Epistle to the City Dump

Justine and I working around the house and garage doing the big spring purge; throwing shit out with reckless disregard for future use. Before long we’ve got quite a heap of crap piled up and it needs to go. Load up the truck and off to E-Town’s sacred dumping grounds, The Clover Bar Dump (which now has the more politically correct title, The Edmonton Waste Management Center). May sound odd, but it feels like something of a pilgrimage coming out here. When I was young, I’d be out here all the time with my Dad. He was always in the throes of some home construction project and would often drag me along when it came time to get rid of the shit we didn’t need. Back then, 25 years ago, the dump was maybe 1/2 the size it is today. Ah hell, it probably wasn’t but it seems that way. It’s with a combination of distress and awe that I set eyes on the city dump, 2007 edition.

April Friday with the trash hounds and it’s a crisp -5 out here, a clutch of gulls keeping watch up on the hill. With that old familiar scent in the air, we pull in and start to chuck what we need to. The guys around us are all about utility. Get the shit in the ground. I like to soak up the spiritual side of the dump – the regret, shame, and embarrassment of contributing to this big pile of crap. Out here one can’t help but think that we’ll be buried under our own mound of shit in no time, and that’s the thing. Our garbage doesn’t just disappear. It doesn’t just go away. It comes here and rots. Almost everything I’ve ever thrown out is out here somewhere. A vintage Bobby Orr hockey card that I won in a game of knockdown against Kevin Rainer in grade 4. A Cheryl Tiegs swimsuit poster from a few years later. The first Loverboy album that, unbelievably and shamefully, I actually owned on vinyl. A complete set of Ian Livingstone’s Fighting Fantasy books. Countless other treasures that have grown large in mind because I threw them away. If I only had a shovel I’d have half a mind to do some digging.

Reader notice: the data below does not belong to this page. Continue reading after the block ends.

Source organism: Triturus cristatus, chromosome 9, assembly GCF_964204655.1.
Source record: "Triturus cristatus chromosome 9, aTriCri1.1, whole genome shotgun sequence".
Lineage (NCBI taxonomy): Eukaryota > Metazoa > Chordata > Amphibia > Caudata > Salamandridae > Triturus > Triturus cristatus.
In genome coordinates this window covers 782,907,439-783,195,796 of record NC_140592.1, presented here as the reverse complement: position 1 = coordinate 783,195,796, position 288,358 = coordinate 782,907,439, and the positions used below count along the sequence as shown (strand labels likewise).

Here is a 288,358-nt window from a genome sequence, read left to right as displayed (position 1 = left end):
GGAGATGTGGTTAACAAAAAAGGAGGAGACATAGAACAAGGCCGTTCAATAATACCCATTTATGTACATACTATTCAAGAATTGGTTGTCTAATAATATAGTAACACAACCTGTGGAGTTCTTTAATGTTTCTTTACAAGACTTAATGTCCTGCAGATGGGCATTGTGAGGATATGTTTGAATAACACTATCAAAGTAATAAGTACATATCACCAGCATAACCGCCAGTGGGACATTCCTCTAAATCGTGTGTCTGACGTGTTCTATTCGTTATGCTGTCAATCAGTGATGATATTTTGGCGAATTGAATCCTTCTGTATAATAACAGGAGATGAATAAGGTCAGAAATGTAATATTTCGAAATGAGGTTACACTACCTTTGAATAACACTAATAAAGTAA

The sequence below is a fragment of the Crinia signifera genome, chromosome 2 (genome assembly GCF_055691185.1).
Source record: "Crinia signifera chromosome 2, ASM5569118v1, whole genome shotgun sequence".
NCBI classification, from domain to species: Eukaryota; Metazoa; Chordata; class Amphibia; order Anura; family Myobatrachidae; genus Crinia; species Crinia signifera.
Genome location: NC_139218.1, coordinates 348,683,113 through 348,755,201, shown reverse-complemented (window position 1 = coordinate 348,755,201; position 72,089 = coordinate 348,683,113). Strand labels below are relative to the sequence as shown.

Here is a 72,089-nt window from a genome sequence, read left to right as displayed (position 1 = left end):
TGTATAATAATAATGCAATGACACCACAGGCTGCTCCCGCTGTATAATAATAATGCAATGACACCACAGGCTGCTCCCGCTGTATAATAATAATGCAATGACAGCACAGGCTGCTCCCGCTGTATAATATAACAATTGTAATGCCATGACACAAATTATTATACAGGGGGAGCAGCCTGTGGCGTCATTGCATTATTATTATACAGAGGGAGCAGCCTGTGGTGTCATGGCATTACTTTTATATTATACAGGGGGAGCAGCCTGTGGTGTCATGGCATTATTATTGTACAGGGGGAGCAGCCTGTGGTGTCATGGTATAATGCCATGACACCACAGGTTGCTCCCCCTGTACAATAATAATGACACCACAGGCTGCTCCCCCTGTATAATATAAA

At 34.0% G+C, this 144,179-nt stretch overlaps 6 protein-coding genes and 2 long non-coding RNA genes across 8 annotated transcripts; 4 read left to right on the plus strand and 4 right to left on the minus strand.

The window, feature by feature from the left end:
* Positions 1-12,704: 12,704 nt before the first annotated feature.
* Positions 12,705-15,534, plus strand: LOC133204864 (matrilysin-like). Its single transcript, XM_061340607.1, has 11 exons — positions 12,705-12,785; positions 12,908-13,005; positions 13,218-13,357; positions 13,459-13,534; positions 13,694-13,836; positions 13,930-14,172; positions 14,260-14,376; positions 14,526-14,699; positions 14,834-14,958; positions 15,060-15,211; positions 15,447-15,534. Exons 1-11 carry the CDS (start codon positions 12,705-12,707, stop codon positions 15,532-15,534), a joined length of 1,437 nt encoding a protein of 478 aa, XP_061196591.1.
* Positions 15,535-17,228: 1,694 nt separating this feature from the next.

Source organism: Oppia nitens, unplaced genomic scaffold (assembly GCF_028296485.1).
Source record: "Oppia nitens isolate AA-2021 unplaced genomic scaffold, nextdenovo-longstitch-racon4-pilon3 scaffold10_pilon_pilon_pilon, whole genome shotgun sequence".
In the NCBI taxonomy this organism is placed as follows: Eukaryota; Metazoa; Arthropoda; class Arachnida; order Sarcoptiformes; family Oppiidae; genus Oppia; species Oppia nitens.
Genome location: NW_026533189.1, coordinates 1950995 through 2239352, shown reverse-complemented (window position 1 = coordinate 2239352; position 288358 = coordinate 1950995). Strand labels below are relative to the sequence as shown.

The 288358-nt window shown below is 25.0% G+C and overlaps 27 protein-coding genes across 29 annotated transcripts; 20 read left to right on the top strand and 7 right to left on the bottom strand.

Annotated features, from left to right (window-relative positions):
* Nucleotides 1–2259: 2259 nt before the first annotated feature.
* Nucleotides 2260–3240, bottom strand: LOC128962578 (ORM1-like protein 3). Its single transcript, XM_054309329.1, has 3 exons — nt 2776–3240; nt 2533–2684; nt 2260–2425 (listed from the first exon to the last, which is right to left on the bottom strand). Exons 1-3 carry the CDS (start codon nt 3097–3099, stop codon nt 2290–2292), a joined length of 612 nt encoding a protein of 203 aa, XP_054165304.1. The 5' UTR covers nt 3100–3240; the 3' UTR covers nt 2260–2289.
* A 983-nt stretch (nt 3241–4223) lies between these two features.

The Just and I are done skiffing the latest truckload of detritus. Justine’s ready to leave. I cast one last glance to the ever-growing pile of garbage that will one day, perhaps, become a big park. I can only hope that if some future picknicker finds a red album with my name on it, he or she takes steps to return it to its rightful owner. Who knows, Turn Me Loose just might make the world a better place after all.